|Lesson Plan Info:||Lesson Plan - Using the Reading English Language Arts Lesson Design Template|
|Title:||Using the Reading English Language Arts Lesson Design Template|
|Creator:||Carla Williamson: firstname.lastname@example.org|
|Subject:||Reading and English Language Arts|
|Grade Level:||Fifth Grade|
|Essential Questions:||If you do not have purpose and you do not receive feedback, you cannot have confidence. Students need a clear focus of why they are doing what they are doing. This is best accomplished when teachers organize around inquiry. When we organize daily learning around a question and students receive feedback, the learning makes sense and the students have a clear goal. In other words, essential questions allow students to make meaning of their learning. Every unit design should target one or more essential questions, and every lesson within the unit should be designed to explore one of the essential questions for that unit.|
|Sponge Activity:||Teachers will often use Daily Oral Language, Mountain Language, Mountain Math, journal writing, the author’s suggested sponge activity, or an activity designed to address skill development related to a particular benchmark item. Keep in mind that sponge activities do not involve direct instruction from the classroom teacher. Suggested time for sponge activity is 10 minutes.|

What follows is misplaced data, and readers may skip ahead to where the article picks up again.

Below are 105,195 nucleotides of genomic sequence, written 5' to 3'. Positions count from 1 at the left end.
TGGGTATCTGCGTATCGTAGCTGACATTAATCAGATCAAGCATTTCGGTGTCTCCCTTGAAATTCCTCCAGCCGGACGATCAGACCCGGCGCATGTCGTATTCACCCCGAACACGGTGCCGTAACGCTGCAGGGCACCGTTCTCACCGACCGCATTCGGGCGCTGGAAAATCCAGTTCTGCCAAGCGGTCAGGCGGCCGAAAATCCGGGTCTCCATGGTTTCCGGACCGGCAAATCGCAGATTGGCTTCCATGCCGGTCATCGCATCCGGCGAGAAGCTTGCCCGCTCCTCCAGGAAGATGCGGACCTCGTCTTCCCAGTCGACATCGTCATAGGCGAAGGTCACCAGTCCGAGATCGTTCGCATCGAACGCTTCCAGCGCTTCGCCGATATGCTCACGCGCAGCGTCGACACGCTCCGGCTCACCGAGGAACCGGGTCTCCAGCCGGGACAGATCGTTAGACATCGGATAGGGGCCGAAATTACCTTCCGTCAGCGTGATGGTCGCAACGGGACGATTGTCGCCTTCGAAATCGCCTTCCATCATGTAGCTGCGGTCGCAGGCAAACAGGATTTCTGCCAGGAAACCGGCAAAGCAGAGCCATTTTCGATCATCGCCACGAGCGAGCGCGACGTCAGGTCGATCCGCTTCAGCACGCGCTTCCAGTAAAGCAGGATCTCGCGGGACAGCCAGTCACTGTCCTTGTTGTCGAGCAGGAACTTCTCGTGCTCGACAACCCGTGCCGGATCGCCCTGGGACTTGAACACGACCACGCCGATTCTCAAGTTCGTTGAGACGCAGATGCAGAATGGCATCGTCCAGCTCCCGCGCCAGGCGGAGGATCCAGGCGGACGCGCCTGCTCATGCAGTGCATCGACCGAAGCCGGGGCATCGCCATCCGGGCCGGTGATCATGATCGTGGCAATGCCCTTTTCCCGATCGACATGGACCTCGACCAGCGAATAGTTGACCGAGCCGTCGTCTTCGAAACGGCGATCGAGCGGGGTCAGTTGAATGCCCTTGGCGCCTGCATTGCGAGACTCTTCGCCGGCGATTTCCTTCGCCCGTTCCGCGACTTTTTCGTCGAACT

|Activating Prior Knowledge:||Before-literacy strategies activate prior knowledge so that students can scaffold to new knowledge. That is why powerful teachers build explicitly on their students‘ prior knowledge and experience. These strategies help students to create mental models so the abstract, printed word can have immediate meaning. They are the "hook" to get students interested in the lesson. Some examples would be viewing, developing or responding to videos, photographs, objects; role-playing; using graphic organizers, analyzing a book jacket; listening to a read aloud by the teacher; K-W-L to determine what students know, want to know and expect to learn before reading new text; direct reading/thinking activity. The suggested time to be set aside for the activation of prior knowledge is 15 minutes.|
|Vocabulary Development:||The effective
vocabulary teacher builds a word-rich environment in which students are
immersed in words for both incidental and intentional learning. This
teacher also makes deliberate plans for words to be incorporated in
listening, speaking, reading and writing vocabularies. The strategies used
within each lesson not only teach vocabulary effectively, but also allow
the teacher to model good word-learning behaviors for the students.
Research conducted in
the past ten years reveals that vocabulary knowledge is the single most
important factor contributing to reading comprehension. The larger the
reader’s vocabulary, print or oral, the easier it is to make sense of
text. Vocabulary instruction does lead to gains in comprehension, but
methods must be appropriate to the age and ability of the reader. In its
April 2000 report on the essential components of reading instruction, the
U. S. National Reading Panel stressed that no single method of vocabulary
instruction is most effective; instead, using a variety of methods leads
to increased vocabulary learning.
|Skill Lesson Through Direct Instruction and Modeling:||While designing the unit, the author identified specific skills of which the student should demonstrate proficiency during the unit of study. This portion of the lesson targets those cited skills and involves direct instruction and modeling on the part of the teacher. The suggested time for this portion of the lesson is 10 minutes.|